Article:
May 13, 1993: Maharaj saves us in the Jeep

We have use of a Gypsy car—a partially open jeep with canvas roof—given to Gobind Sadan by a sevadar. Shami is its very capable driver. He tends to have visionary dreams that come true. When he dreams of a marriage, someone dies a few days later. Maharaj agreed that marriage dreams are not good signs, and told Shami to always tell him his dreams.
Two nights ago Shami had a dream in which two weddings were taking place: One was his and one was someone else’s. Then today he and the rest of us could have been killed if it had not been for Maharaj’s blessing. Shami had driven down the dirt footpath from the hillside to pick up Maharaj’s devotee Harvinder Singh. He did so in order to spare Harvinder Singh from walking in his weakened state, for he is suffering from cancer. After picking up Harvinder Singh, Shami had to drive in reverse for quite a distance, for there was no place to turn around on the footpath, which is several feet above the fields on either side, with concrete irrigation channels below. As Shami was backing up along the narrow path, the Gypsy went off the edge. It fell sideways and would have turned over, crushing us between the car’s body and the concrete irrigation channel. But suddenly we stopped falling, for the Gypsy landed against a small tree on the side of the embankment. The tree was perhaps only one and a half inches in diameter, but it kept the Gypsy from rolling over.
I got out to try to understand what had happened. I checked the Gypsy’s tracks, and discovered that after veering off the path, the tracks stopped, as though Someone had picked up the vehicle and placed it farther along the embankment in the only place that its fall could be stopped. This was no simple feat, for it then took eight men to lift the Gypsy back onto the path.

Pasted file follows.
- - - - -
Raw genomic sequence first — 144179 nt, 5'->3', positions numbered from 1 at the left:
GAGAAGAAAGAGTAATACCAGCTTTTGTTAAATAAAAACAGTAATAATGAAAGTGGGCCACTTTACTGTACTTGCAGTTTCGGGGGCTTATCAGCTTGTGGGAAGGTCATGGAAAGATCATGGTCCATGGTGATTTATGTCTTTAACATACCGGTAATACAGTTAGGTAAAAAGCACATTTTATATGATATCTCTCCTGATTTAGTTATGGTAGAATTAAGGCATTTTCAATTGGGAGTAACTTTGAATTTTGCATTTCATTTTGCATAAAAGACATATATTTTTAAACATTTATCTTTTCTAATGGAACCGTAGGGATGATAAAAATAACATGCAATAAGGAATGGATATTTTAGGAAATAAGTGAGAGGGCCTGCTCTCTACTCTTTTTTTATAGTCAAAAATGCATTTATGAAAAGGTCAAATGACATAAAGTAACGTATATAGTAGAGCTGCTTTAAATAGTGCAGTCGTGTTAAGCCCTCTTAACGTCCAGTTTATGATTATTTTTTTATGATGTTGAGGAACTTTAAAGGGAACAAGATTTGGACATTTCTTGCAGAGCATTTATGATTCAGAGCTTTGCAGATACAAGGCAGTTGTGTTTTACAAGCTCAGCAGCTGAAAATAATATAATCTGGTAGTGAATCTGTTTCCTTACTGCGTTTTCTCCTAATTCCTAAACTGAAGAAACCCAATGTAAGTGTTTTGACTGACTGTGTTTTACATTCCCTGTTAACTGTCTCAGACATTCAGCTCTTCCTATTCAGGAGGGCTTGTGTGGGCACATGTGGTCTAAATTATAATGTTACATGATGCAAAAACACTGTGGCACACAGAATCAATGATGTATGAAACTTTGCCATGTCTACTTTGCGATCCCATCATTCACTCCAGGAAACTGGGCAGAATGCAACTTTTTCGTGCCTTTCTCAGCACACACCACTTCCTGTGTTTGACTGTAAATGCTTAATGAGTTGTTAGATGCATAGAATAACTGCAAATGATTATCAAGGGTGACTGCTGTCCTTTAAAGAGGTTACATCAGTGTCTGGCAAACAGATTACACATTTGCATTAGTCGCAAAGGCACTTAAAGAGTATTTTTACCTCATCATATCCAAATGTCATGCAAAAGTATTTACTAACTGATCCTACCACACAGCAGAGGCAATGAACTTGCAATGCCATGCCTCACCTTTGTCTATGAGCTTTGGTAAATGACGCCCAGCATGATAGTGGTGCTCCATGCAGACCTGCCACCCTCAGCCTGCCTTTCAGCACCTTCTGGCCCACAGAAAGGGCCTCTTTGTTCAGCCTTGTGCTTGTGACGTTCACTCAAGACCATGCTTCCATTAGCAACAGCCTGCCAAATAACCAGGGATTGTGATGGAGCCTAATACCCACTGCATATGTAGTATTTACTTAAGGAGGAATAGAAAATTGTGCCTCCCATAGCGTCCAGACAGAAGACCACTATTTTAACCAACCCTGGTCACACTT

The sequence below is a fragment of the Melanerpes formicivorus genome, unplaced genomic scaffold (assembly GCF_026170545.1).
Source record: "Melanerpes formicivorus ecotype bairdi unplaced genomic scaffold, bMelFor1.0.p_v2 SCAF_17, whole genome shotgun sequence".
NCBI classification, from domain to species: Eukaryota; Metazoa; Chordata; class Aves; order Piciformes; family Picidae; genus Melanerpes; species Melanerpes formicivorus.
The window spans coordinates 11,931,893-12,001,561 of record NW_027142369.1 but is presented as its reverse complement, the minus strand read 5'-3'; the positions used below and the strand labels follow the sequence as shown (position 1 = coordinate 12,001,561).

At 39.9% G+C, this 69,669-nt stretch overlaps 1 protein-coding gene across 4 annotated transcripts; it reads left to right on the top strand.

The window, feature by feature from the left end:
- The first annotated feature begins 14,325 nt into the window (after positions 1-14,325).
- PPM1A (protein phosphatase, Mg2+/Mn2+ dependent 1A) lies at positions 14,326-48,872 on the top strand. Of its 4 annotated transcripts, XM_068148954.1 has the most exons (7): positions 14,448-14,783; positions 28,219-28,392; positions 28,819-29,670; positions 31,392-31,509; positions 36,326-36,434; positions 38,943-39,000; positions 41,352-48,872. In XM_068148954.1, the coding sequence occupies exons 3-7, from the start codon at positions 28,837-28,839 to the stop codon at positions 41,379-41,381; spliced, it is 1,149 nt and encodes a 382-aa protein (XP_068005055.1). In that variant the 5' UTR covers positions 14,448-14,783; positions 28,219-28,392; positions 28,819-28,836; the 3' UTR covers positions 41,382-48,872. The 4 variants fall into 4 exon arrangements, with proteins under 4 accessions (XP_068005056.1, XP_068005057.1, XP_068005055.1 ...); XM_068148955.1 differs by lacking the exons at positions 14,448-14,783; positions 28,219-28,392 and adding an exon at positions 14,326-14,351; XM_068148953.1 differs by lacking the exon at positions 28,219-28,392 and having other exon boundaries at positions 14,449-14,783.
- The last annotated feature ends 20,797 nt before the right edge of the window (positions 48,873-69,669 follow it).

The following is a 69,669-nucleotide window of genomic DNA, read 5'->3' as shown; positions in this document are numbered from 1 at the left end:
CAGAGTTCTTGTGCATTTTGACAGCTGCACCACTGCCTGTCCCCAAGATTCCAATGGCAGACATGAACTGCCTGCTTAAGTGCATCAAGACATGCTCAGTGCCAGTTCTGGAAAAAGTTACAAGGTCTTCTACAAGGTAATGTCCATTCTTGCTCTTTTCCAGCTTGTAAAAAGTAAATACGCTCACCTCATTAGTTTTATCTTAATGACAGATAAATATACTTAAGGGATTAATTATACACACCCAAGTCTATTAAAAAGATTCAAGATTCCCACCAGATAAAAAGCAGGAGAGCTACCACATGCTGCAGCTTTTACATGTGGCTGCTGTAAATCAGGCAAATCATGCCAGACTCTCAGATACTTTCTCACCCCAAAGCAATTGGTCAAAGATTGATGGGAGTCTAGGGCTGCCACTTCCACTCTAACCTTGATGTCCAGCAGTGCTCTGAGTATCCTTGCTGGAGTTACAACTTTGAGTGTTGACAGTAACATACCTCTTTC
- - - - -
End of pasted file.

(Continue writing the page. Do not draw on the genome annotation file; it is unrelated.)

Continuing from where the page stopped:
This is not the first time that we have been saved by Maharaj’s invisible Hand. Another time, Hardip Singh was driving Gobind Sadan’s lightweight Maruti van through the streets of Delhi early in the morning in order to pick up the homeopathic doctors who ran a free medical camp every other Sunday at Shiv Sadan. Drivers in Delhi tend to ignore red lights, especially in the early morning when the roads are empty. As we crossed an intersection, someone driving very fast suddenly appeared in the crossroad to our left, ignoring the red light, and was just about to ram our car at full speed. I was sitting on that side, and looked to see what Maharaj would do. There was no chance that the other car could stop, since the driver apparently hadn’t seen us. Nevertheless, just inches from our car, that car abruptly came to a halt. I could feel Maharaj’s large invisible Hand stopping it. Otherwise, as we had learned in driver’s education class, stopping distance of a car travelling at that speed and then jamming on the brakes would have been at least 10 to 15 feet. Instead, nothing happened, and we proceeded on our way.